The code is relatively simple - so it would be easy to maintain the
    parts you use if that was necessary. Certainly easier than duplicating
    it yourself from scratch. :)

    Once you start using Wax, it really is simple and friendly.

    All the best,


    Fuzzyman
    http://www.voidspace.org.uk/python/index.shtml
    Fuzzyman, Feb 17, 2006
    #7
  8. Guest

    Fuzzyman wrote:

    > The code is relatively simple - so it would be easy to maintain the
    > parts you use if that was necessary. Certainly easier than duplicating
    > it yourself from scratch. :)


    Sounds convincing, I'll give it a shot after all.
    , Feb 17, 2006
    #8
  9. Peter Decker Guest

    On 16 Feb 2006 14:07:36 -0800, <> wrote:
    > snoe wrote:
    >
    > > Take a look at dabo, II think they're doing exactly what you're
    > > describing.
    > > http://blog.dabodev.com/

    >
    > Dabo appear to be doing way more than what I want, with database access
    > etc.


    That was my first impression, too, but I tried it anyway. Turns out
    that you can easily use just the dabo.ui module without ever having to
    work with the database stuff.

    --

    # p.d.
    Peter Decker, Feb 17, 2006
    #9
  10. Guest

    wrote:
    > Fuzzyman wrote:
    >
    > > The code is relatively simple - so it would be easy to maintain the
    > > parts you use if that was necessary. Certainly easier than duplicating
    > > it yourself from scratch. :)

    >
    > Sounds convincing, I'll give it a shot after all.


    Ok, after brief eyeballing & experimenting, it appears that Wax is just
    what I was looking for. The code is simple, concise and trivially
    understandable, the level of wrapping seems about right, and examples
    are helpful.

    I'm glad I came whining about this in c.l.py instead of sucking it up
    or switching toolkits altogether. :)
    , Feb 17, 2006
    #10
  11. Fuzzyman Guest

    wrote:
    > wrote:
    > > Fuzzyman wrote:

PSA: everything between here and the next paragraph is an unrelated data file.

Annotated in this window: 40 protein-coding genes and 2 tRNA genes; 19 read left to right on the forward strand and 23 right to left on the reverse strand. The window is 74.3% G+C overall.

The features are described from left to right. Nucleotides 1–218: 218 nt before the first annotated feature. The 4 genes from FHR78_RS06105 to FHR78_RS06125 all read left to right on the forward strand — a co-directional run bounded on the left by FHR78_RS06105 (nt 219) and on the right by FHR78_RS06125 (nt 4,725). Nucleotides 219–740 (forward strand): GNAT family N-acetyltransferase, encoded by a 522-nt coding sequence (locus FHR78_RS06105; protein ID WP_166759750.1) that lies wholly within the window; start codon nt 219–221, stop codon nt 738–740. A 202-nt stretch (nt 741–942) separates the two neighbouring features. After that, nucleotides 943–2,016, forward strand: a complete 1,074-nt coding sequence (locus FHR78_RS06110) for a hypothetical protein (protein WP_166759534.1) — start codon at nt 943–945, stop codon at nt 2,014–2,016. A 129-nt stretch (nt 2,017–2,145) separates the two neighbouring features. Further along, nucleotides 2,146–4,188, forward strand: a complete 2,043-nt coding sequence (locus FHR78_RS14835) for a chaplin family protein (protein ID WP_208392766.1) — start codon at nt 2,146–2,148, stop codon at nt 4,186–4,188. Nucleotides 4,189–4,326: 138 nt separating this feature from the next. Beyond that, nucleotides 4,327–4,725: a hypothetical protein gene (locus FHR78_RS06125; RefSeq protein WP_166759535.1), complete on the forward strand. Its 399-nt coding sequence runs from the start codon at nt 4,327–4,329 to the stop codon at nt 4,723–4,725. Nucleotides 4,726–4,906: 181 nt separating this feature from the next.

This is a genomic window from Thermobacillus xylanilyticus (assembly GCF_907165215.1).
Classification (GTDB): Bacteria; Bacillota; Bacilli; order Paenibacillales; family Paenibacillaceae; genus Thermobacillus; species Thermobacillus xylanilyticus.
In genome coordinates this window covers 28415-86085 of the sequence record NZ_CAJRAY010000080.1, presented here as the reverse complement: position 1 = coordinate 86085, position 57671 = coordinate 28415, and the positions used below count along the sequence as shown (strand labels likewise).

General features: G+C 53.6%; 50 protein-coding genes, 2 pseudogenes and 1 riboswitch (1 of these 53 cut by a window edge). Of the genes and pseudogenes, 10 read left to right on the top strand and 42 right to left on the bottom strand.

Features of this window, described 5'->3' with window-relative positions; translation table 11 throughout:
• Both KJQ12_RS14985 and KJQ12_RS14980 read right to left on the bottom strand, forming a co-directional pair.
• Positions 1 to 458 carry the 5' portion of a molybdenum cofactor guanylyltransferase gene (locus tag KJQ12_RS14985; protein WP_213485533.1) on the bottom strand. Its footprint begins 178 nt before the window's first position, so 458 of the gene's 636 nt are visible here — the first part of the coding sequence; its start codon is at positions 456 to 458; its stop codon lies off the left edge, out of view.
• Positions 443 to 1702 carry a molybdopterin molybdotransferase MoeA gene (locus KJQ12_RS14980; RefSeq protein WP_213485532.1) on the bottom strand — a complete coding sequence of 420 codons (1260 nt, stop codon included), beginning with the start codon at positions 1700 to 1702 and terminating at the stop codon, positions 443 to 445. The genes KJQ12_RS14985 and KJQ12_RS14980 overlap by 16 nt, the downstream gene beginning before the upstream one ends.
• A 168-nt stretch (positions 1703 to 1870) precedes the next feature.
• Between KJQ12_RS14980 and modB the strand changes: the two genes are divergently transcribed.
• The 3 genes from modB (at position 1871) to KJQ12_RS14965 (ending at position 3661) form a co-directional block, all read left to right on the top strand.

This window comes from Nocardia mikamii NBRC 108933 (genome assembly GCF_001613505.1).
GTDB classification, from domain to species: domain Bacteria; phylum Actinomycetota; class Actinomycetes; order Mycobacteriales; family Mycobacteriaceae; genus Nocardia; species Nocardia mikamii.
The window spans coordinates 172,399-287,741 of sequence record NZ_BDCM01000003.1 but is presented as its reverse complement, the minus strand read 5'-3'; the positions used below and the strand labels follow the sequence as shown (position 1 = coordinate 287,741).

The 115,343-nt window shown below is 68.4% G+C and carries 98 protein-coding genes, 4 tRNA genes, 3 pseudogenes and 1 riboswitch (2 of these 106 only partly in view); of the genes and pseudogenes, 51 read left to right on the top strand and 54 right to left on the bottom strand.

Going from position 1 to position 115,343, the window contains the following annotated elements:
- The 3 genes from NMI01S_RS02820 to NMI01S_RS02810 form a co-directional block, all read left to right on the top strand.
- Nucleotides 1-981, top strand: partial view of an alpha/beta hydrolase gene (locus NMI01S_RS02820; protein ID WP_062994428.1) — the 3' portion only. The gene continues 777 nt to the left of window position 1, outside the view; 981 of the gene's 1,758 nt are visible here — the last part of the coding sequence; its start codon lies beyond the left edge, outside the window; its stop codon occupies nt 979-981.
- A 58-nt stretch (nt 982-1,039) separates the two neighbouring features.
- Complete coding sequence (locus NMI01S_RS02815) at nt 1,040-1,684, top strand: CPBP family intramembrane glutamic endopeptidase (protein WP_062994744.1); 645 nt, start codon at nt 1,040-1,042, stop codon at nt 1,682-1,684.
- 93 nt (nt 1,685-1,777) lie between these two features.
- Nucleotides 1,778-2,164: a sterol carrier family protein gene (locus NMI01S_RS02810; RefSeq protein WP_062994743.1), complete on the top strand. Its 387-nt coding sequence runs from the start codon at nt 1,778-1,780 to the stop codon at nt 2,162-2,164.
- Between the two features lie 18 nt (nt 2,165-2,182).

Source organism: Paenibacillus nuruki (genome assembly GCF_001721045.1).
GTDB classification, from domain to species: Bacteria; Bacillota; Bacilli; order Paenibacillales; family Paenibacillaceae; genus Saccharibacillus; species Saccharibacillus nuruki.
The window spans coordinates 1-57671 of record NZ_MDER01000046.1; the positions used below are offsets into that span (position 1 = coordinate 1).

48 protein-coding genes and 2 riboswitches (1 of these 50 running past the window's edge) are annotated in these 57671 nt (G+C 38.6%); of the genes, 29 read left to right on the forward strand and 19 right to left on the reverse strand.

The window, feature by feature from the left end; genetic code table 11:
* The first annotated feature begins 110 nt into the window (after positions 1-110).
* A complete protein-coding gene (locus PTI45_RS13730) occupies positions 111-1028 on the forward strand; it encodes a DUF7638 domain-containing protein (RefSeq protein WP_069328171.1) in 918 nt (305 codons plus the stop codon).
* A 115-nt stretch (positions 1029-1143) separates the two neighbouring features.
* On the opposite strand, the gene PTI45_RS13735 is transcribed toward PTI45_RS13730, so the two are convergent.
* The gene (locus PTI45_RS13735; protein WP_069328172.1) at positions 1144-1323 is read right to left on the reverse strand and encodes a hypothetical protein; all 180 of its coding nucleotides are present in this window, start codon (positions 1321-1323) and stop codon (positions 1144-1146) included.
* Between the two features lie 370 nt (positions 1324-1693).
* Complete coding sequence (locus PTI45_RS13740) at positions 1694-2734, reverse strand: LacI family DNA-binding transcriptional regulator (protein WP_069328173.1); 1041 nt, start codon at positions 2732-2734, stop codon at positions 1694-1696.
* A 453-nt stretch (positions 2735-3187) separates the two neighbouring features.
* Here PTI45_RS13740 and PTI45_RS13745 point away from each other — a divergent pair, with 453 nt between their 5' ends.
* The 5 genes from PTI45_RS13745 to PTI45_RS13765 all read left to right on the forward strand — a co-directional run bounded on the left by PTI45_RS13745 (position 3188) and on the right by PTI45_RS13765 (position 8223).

> >
    > > > The code is relatively simple - so it would be easy to maintain the
    > > > parts you use if that was necessary. Certainly easier than duplicating
    > > > it yourself from scratch. :)

    > >
    > > Sounds convincing, I'll give it a shot after all.

    >
    > Ok, after brief eyeballing & experimenting, it appears that Wax is just
    > what I was looking for. The code is simple, concise and trivially
    > understandable, the level of wrapping seems about right, and examples
    > are helpful.
    >
    > I'm glad I came whining about this in c.l.py instead of sucking it up
    > or switching toolkits altogether. :)


    That's good news. I'm about to start using Wax on a couple of
    small(ish) projects - so it's nice to know about other users.

    All the best,

    Fuzzyman
    http://www.voidspace.org.uk/python/index.shtml
    Fuzzyman, Feb 17, 2006
    #11
  12. Hallöchen!

    "Fuzzyman" <> writes:

    > wrote:
    >
    >> wrote:
    >>
    >> [...]
    >>
    >> Ok, after brief eyeballing & experimenting, it appears that Wax
    >> is just what I was looking for. The code is simple, concise and
    >> trivially understandable, the level of wrapping seems about
    >> right, and examples are helpful.
    >>
    >> [...]

    >
    > That's good news. I'm about to start using Wax on a couple of
    > small(ish) projects - so it's nice to know about other users.


    Has Wax exceeded the critical mass so that one can be quite certain
    that it will still be maintained, say, next year? (Sincere question
    since I don't know.)

    Tschö,
    Torsten.

    --
    Torsten Bronger, aquisgrana, europa vetus ICQ 264-296-646
    Torsten Bronger, Feb 17, 2006
    #12
  13. Ville Vainio Guest

    Torsten Bronger wrote:


    > Has Wax exceeded the critical mass so that one can be quite certain
    > that it will still be maintained, say, next year? (Sincere question
    > since I don't know.)


    I was a bit worried about this myself, but after browsing the source I
    have to say I'm not terribly so anymore. It's a relatively thin wrapper
    over wxPython so you are *almost* using wxPython, but w/o a lot of the
    pain & horror, and if Hans Nowak stopped paying attention to it the
    maintenance tab could be picked up by someone else rather easily. Also,
    wxPython 2.6 is a relatively recent arrival and it's supported, so the
    next "breakage point" is relatively far away.

    Frankly, I think the time saved by coding for Wax could even exceed the
    hypothetical time wasted (in case Wax were discontinued) porting a
    finished Wax-using product over to use straight wxPython.

    Using Wax (and occasionally peeking at the source) also seems to be a
    nice way to learn straight wxPython without being immersed in all the
    grossness at once. ;-)
    Ville Vainio, Feb 17, 2006
    #13